Two Tested Keys for a Successful Marriage


When Daniel and I studied Song of Solomon we found several ways in this biblical guide to married love to help keep romance in our marriage. Although married life can settle into a routine, God doesn't intend for marriages to be in a rut anymore than He wants our relationship with Him to lose its creativity and enthusiasm.

We noticed that Solomon and the Shulammite's love included an element of the unexpected. Anything repeated over and over again can lose its romantic value unless it's occasionally accompanied by something new. Perhaps the Shulammite was intuitively aware of this, for she provided her husband with something new to enjoy as well as something already shared in their relationship (7:13). She constantly thought of new ways to bring joy to her mate.

Their love also included what seemed impractical. What king has time to wander through the forests of Lebanon mountains with his wife (7:11)? Creative romantic love is often stifled by the desire to be practical and reasonable. A friend told me she had spent hours painting a ceramic piece her husband had admired. "I would have never done it for myself, but it was worth it to see how pleased he is when I tell others I made it for my husband."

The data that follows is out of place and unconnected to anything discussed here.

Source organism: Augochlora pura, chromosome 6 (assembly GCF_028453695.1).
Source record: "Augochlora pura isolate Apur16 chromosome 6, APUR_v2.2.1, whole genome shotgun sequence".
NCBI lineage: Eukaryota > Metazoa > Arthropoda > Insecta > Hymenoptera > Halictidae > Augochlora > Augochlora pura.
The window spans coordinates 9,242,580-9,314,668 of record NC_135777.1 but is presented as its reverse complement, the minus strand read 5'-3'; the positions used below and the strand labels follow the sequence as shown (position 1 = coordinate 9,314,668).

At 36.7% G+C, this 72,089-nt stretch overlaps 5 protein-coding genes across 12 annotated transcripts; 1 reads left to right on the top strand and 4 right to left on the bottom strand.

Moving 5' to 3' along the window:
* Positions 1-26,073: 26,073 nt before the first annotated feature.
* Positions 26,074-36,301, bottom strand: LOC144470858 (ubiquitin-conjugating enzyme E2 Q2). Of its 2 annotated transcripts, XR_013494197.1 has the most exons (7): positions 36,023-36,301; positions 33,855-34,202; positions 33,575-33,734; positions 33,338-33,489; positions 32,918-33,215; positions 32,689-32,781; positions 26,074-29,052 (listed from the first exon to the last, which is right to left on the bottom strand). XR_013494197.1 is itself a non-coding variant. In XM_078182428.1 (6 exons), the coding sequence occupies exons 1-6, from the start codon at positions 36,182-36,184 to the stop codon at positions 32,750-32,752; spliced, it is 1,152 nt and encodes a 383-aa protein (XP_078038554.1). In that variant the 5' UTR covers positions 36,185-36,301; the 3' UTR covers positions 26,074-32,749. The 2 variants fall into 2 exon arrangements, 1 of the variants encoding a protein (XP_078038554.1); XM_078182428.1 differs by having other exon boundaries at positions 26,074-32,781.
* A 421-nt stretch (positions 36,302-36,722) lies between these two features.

Solomon and the Shulammite realized the importance of small, spontaneous acts of love. From this song of lovers we get the phrase "The little foxes spoil the vine" (2:15). The little things in courtship made love flourish--the welcoming smile, that look of love in our eyes reserved only for him, loving words both spoken and written. The routine of day-to-day married life, however, can lull us into thinking that our love can survive without the thoughtful little love signals.

Our marriages have the marvelous possibility of reflecting Christ and His bride just as the love of Solomon and his beloved did. God's love can fills and fulfill our marriages. With His love, they will be growing, loving relationships from beginning to end.

Dear God, please make our marriage an attractive reflection of Christ and His church.

"For this reason a man will leave his father and mother and be united to his wife, and the two will become one flesh. This is a profound mystery-but I am talking about Christ and the church" (Ephesians 5:31, 32).